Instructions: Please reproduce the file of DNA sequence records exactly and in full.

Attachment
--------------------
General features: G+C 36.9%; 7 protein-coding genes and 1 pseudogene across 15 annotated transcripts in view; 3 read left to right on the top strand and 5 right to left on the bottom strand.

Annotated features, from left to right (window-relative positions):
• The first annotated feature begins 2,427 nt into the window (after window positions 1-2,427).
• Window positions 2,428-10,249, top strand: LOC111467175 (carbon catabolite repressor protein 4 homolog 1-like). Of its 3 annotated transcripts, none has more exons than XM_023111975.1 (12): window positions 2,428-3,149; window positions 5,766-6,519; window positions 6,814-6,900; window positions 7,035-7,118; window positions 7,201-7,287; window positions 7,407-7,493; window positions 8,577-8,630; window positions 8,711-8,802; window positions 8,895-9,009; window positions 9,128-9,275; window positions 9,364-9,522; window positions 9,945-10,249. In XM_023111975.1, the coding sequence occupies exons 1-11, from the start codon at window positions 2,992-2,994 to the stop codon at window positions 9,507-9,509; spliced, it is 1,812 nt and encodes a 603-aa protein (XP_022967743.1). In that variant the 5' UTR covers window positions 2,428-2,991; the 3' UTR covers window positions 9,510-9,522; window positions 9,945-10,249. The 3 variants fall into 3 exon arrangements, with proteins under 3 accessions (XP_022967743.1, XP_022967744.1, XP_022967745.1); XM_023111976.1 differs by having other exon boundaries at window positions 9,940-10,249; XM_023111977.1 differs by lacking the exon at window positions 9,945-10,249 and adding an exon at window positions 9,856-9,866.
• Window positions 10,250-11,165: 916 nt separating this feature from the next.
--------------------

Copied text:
General features: G+C 36.9%; 7 protein-coding genes and 1 pseudogene across 15 annotated transcripts in view; 3 read left to right on the top strand and 5 right to left on the bottom strand.

Annotated features, from left to right (window-relative positions):
• The first annotated feature begins 2,427 nt into the window (after window positions 1-2,427).
• Window positions 2,428-10,249, top strand: LOC111467175 (carbon catabolite repressor protein 4 homolog 1-like). Of its 3 annotated transcripts, none has more exons than XM_023111975.1 (12): window positions 2,428-3,149; window positions 5,766-6,519; window positions 6,814-6,900; window positions 7,035-7,118; window positions 7,201-7,287; window positions 7,407-7,493; window positions 8,577-8,630; window positions 8,711-8,802; window positions 8,895-9,009; window positions 9,128-9,275; window positions 9,364-9,522; window positions 9,945-10,249. In XM_023111975.1, the coding sequence occupies exons 1-11, from the start codon at window positions 2,992-2,994 to the stop codon at window positions 9,507-9,509; spliced, it is 1,812 nt and encodes a 603-aa protein (XP_022967743.1). In that variant the 5' UTR covers window positions 2,428-2,991; the 3' UTR covers window positions 9,510-9,522; window positions 9,945-10,249. The 3 variants fall into 3 exon arrangements, with proteins under 3 accessions (XP_022967743.1, XP_022967744.1, XP_022967745.1); XM_023111976.1 differs by having other exon boundaries at window positions 9,940-10,249; XM_023111977.1 differs by lacking the exon at window positions 9,945-10,249 and adding an exon at window positions 9,856-9,866.
• Window positions 10,250-11,165: 916 nt separating this feature from the next.